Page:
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It’s definitely the key in the tiller as I can see the tiller move independently of the shaft. Probably the slack in the clamp has caused the key to wear a bit which causes more movement in the tiller and more wear in the key etc. I like the sound of the epoxy. I will try that. My worry though is that if I can’t get the clamp tighter then it will put undue pressure on the key again and I’ll be in the same position soon.. 

If there is a way to increase the cut/gap where the ends of the tiller clamp meet I think that will help. Currently the ends of the clamp touch before any significant pressure can be passed to the shaft.

It’s not a huge problem - been like it for the 3 years I’ve owned it but nevertheless it is annoying so I’m keen to sort it.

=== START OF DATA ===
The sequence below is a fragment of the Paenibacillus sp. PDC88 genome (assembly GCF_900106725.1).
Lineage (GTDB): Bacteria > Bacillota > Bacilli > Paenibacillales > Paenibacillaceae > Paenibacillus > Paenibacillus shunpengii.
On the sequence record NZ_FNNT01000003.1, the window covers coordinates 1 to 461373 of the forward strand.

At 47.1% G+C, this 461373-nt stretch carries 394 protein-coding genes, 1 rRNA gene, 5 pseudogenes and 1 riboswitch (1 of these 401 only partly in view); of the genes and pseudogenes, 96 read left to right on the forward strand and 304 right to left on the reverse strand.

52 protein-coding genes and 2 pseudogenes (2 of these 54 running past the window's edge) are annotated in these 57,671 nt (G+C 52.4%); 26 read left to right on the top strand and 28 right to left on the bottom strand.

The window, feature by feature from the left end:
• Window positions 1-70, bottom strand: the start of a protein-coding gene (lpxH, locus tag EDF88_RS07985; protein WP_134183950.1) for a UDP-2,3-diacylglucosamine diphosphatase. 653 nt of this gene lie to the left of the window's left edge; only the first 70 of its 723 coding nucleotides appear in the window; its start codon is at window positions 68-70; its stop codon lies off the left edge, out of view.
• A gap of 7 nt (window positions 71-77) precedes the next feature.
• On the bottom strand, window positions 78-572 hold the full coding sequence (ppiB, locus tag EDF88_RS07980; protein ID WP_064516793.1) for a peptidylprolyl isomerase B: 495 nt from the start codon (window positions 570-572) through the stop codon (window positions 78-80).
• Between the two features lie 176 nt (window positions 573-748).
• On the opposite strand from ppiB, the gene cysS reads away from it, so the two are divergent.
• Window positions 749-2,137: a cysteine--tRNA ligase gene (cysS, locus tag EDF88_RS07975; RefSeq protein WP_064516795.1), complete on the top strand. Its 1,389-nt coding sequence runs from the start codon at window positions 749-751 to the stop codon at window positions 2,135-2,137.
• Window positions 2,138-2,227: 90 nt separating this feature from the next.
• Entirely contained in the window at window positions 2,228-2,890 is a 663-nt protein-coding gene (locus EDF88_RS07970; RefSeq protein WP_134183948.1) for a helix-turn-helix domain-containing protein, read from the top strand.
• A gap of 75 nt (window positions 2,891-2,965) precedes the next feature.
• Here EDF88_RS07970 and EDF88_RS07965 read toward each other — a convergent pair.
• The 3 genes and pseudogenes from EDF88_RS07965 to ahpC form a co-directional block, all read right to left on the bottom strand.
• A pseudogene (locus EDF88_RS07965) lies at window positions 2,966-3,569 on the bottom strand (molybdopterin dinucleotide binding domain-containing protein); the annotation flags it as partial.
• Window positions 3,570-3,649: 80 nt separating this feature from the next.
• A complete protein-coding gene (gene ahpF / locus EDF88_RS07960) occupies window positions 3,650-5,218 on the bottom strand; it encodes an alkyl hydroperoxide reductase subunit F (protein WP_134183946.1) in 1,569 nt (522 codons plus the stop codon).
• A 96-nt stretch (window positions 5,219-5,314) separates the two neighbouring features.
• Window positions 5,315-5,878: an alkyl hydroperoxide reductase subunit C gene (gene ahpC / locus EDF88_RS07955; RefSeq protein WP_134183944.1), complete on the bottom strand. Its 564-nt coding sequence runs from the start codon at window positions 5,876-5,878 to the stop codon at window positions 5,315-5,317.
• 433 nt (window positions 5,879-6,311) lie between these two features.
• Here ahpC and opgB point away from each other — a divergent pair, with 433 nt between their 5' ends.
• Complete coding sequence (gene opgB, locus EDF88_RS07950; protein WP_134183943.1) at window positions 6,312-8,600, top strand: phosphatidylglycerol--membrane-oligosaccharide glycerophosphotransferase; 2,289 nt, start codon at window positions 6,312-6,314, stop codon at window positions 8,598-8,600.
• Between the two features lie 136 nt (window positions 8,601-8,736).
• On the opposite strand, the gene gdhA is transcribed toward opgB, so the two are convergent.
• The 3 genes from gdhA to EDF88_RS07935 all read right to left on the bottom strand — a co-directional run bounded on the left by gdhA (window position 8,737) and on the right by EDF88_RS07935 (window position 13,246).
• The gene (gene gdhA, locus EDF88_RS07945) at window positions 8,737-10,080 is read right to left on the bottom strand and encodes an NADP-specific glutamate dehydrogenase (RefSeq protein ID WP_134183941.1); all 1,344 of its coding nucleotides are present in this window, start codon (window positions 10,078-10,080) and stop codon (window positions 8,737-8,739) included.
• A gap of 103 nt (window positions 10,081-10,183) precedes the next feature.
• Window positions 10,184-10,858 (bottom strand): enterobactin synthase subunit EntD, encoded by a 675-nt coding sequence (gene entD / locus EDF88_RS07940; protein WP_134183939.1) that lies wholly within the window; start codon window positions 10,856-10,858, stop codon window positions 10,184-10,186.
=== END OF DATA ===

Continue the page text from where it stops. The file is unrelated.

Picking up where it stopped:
Thanks

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Try clamping it in a vice and run a hacksaw through it

but don’t over tighten the vice

Maybe a new key but epoxy also sounds good  

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Had a similar thing on my Cav 32 and the pinch bolt had sheared. Had to drill it out and replace. Couldn't figure out why I had so much play all of a sudden.

Was an easy fix.

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It is probably due to wear, due to a small movement over time. The Key should be tight, but it is not there to prevent movement as such. That is the job of the clamping pressure. The key "selects'' the tiller position on the shaft and is a lock only second. But if the tiller slops around for any time, that will wear both shaft, clamp and key and it only takes a slightly small amount of wear to feel really lose.